Knee Surgery, Sports Traumatology, Arthroscopy

, Volume 24, Issue 10, pp 3235–3241 | Cite as

Moderate clinical improvement after revision arthroplasty of the severely stiff knee

  • P. J. C. Heesterbeek
  • J. H. M. Goosen
  • J. J. P. Schimmel
  • K. C. Defoort
  • G. G. van Hellemondt
  • A. B. Wymenga



Revision of the severe stiff total knee arthroplasty (TKA) is challenging, and clinical outcome is inferior to other indications for revision. The purpose of the present study was to determine clinical outcome of TKA revision in patients with severe stiffness (range of motion (ROM) ≤ 70°) and evaluate a possible influence of accompanying findings, such as component malposition, aseptic loosening or instability.


A prospective cohort of 40 patients with a preoperative ROM ≤ 70° and a minimum of 2-year follow-up after total system revision (Genesis or Legion stemmed condylar implant) was evaluated. ROM, Knee Society Scoring System (KSS) and visual analogue scale (VAS) pain scores were obtained preoperatively and at 2 years. Patient satisfaction and complication rate were assessed. Component malposition was most frequently reported as accompanying finding (n = 27). Comparisons between pre- and postoperative outcome (p < 0.05) and between different subgroups (component malposition, aseptic loosening, and instability) based on accompanying findings were made (no statistical comparison).


ROM, KSS and VAS pain scores improved significantly (p < 0.001): median ROM at two years 85° (range 10–125) and median gain 25° (range −10 to +85). Median VAS satisfaction was 53.5 points (range 15–98). Seventeen patients reported at least one complication, including one re-revision. Six patients underwent manipulation under anaesthesia, and five were referred to the pain clinic. No clear differences between subgroups were observed.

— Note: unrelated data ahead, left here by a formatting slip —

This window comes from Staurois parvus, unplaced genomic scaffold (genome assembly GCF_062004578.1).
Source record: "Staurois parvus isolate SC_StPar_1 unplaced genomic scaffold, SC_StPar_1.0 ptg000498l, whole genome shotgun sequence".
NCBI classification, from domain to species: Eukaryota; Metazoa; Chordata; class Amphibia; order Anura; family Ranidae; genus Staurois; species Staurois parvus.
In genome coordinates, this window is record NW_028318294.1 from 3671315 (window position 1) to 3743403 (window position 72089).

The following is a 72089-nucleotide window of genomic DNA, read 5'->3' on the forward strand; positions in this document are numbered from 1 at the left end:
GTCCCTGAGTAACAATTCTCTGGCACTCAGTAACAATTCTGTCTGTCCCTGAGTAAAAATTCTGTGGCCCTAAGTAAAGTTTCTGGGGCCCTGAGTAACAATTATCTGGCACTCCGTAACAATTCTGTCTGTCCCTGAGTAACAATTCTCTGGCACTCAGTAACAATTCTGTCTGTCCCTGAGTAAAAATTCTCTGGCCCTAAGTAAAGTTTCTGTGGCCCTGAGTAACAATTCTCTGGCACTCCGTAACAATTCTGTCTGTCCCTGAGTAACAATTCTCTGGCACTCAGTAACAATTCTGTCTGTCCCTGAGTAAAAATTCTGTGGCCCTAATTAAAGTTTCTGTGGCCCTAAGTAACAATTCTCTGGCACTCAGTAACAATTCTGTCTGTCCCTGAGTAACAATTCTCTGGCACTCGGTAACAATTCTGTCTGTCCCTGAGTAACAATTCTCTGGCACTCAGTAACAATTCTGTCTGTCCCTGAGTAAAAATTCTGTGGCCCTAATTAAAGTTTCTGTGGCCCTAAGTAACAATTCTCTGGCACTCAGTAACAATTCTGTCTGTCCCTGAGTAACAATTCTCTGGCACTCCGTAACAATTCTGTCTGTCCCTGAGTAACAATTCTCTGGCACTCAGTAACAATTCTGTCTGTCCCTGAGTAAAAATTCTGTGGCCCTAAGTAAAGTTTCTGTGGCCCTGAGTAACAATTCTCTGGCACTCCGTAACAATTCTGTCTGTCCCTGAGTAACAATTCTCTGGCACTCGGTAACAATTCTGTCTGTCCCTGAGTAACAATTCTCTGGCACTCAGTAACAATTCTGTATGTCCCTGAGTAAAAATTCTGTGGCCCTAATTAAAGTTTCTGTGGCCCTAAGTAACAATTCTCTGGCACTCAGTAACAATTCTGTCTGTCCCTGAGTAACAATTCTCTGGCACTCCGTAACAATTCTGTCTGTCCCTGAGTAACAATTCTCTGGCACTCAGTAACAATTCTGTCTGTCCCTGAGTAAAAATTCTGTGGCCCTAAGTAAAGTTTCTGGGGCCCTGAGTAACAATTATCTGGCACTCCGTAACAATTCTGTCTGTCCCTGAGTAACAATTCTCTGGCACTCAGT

TKA revision in patients with severe stiffness resulted in a moderate but significant improved clinical outcome after 2 years. Accompanying abnormalities such as component malposition, aseptic loosening or instability did not influence clinical outcome. Realistic patient counselling on the moderate outcome and possible remaining limitations in daily life might help to improve patient satisfaction.

Level of evidence

Therapeutic studies—case series with no comparison group, Level IV.


Revision total knee arthroplasty Stiffness Revision surgery Clinical outcome Range of motion 



The authors wish to thank Saskia Susan (research nurse) and Jolanda Rubrech (administrative assistant) for assisting in data collection and Peter van Essen for his contribution. The institute of one or more of the authors (P.H., J.S., K.D., G.H., J.G., A.W.) has received funding from Smith & Nephew for staff and materials. One or more of the authors (K.D., G.H., J.G., A.W.) have received funding from Smith & Nephew. Smith & Nephew had no involvement in the study design, data collection, analysis and interpretation, writing of the manuscript and the decision to submit the work for publication.

Compliance with ethical standards

Conflict of interest



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Copyright information

© European Society of Sports Traumatology, Knee Surgery, Arthroscopy (ESSKA) 2015

Authors and Affiliations

  • P. J. C. Heesterbeek
    • 1
  • J. H. M. Goosen
    • 1
  • J. J. P. Schimmel
    • 1
  • K. C. Defoort
    • 1
  • G. G. van Hellemondt
    • 1
  • A. B. Wymenga
    • 1
  1. 1.Sint MaartenskliniekNijmegenNetherlands

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